Spotlight
Fast Image Deconvolution using Hyper-Laplacian Priors
Dilip Krishnan · Rob Fergus

Wed Dec 9th 03:24 -- 03:25 PM @ None

The heavy-tailed distribution of gradients in natural scenes have proven effective priors for a range of problems such as denoising, deblurring and super-resolution. However, the use of sparse distributions makes the problem non-convex and impractically slow to solve for multi-megapixel images. In this paper we describe a deconvolution approach that is several orders of magnitude faster than existing techniques that use hyper-Laplacian priors. We adopt an alternating minimization scheme where one of the two phases is a non-convex problem that is separable over pixels. This per-pixel sub-problem may be solved with a lookup table (LUT). Alternatively, for two specific values of α, 1/2 and 2/3 an analytic solution can be found, by finding the roots of a cubic and quartic polynomial, respectively. Our approach (using either LUTs or analytic formulae) is able to deconvolve a 1 megapixel image in less than ∼3 seconds, achieving comparable quality to existing methods such as iteratively reweighted least squares (IRLS) that take ∼20 minutes. Furthermore, our method is quite general and can easily be extended to related image processing problems, beyond the deconvolution application demonstrated.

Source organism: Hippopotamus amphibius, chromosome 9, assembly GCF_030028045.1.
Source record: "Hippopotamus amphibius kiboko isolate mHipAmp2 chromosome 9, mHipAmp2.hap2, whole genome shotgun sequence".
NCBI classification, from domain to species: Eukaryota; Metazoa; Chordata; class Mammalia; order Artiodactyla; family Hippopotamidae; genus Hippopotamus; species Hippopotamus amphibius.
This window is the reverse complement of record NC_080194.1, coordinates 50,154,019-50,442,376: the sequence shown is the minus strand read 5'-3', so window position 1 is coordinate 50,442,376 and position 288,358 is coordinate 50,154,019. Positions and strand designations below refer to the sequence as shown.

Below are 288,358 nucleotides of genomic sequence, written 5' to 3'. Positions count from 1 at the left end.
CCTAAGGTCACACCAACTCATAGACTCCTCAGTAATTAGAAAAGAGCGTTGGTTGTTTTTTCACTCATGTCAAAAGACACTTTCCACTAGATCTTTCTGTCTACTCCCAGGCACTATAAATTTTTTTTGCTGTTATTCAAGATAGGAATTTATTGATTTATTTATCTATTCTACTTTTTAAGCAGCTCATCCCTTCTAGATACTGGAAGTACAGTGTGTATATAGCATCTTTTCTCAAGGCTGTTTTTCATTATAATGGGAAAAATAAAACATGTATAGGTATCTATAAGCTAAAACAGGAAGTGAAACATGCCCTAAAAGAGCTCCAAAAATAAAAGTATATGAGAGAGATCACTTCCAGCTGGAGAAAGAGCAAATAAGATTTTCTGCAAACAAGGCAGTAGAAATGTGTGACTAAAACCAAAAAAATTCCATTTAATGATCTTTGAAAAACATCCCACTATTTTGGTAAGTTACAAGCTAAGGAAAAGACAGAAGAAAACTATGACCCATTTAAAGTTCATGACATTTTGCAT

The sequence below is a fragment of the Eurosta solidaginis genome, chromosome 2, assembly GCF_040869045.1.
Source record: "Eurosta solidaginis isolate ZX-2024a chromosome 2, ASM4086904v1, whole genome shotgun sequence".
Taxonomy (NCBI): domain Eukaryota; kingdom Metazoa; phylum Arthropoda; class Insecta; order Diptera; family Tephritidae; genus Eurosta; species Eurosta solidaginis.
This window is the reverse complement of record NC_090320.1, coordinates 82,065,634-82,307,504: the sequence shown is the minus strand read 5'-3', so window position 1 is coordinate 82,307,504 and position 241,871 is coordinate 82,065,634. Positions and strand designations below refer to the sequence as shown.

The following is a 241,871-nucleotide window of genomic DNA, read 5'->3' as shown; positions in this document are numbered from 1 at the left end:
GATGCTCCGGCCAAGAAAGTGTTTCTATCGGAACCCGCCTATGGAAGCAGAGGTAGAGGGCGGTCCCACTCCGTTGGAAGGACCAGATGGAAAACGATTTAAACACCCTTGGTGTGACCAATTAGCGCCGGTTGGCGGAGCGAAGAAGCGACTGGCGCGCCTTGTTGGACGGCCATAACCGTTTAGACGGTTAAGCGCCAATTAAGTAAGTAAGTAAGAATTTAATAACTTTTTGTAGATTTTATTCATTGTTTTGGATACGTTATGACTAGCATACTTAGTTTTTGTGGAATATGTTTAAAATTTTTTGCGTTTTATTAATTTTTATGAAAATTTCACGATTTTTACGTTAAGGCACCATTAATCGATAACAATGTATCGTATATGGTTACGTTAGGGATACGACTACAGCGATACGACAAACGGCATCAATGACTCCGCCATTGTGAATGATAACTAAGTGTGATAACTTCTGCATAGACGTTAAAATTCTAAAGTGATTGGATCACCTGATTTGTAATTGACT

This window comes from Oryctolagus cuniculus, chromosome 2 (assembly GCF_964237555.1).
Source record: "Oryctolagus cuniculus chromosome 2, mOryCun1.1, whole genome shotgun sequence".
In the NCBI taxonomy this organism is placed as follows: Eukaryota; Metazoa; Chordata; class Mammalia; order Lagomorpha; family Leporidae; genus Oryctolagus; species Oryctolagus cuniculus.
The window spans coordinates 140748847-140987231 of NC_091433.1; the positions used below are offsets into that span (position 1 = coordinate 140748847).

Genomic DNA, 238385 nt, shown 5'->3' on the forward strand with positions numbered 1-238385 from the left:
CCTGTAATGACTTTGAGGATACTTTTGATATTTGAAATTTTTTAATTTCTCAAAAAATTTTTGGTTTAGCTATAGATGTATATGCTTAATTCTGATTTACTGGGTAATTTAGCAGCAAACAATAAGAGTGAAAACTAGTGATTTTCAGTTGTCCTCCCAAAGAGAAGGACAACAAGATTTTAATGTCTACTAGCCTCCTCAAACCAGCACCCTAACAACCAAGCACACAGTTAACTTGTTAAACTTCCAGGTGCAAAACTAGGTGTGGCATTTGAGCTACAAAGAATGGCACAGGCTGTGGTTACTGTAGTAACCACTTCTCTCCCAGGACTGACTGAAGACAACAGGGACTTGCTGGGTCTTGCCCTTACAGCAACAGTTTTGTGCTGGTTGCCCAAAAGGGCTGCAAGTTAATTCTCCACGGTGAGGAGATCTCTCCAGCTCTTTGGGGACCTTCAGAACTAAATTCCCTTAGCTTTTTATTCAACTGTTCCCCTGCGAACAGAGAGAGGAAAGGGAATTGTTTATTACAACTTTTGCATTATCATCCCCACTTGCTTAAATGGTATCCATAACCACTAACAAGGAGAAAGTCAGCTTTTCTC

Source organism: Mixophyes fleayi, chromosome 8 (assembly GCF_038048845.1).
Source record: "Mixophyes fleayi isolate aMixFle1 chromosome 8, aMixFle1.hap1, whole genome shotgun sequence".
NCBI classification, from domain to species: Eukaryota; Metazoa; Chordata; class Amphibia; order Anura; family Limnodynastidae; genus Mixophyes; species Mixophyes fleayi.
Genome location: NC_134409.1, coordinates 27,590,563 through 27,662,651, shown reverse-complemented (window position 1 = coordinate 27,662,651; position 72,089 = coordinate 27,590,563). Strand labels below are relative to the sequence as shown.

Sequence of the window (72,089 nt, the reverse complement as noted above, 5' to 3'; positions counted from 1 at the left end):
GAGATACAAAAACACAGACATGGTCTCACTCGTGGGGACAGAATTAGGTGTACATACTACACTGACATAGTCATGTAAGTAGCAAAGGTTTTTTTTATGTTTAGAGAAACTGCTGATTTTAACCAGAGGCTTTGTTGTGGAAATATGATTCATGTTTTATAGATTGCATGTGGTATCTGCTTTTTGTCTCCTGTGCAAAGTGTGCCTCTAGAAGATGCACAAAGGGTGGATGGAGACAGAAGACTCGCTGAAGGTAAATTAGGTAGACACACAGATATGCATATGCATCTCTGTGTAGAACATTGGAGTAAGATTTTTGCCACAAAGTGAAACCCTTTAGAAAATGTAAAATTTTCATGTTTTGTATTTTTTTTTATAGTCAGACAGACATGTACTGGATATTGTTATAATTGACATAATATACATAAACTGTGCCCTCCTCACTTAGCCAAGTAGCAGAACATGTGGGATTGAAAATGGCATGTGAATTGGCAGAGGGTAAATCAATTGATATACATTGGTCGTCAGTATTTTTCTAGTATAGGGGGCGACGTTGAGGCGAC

Author Information

Dilip Krishnan (NYU)
Rob Fergus (Facebook AI Research / NYU)

Rob Fergus is an Associate Professor of Computer Science at the Courant Institute of Mathematical Sciences, New York University. He received a Masters in Electrical Engineering with Prof. Pietro Perona at Caltech, before completing a PhD with Prof. Andrew Zisserman at the University of Oxford in 2005. Before coming to NYU, he spent two years as a post-doc in the Computer Science and Artificial Intelligence Lab (CSAIL) at MIT, working with Prof. William Freeman. He has received several awards including a CVPR best paper prize, a Sloan Fellowship & NSF Career award and the IEEE Longuet-Higgins prize.

More from the Same Authors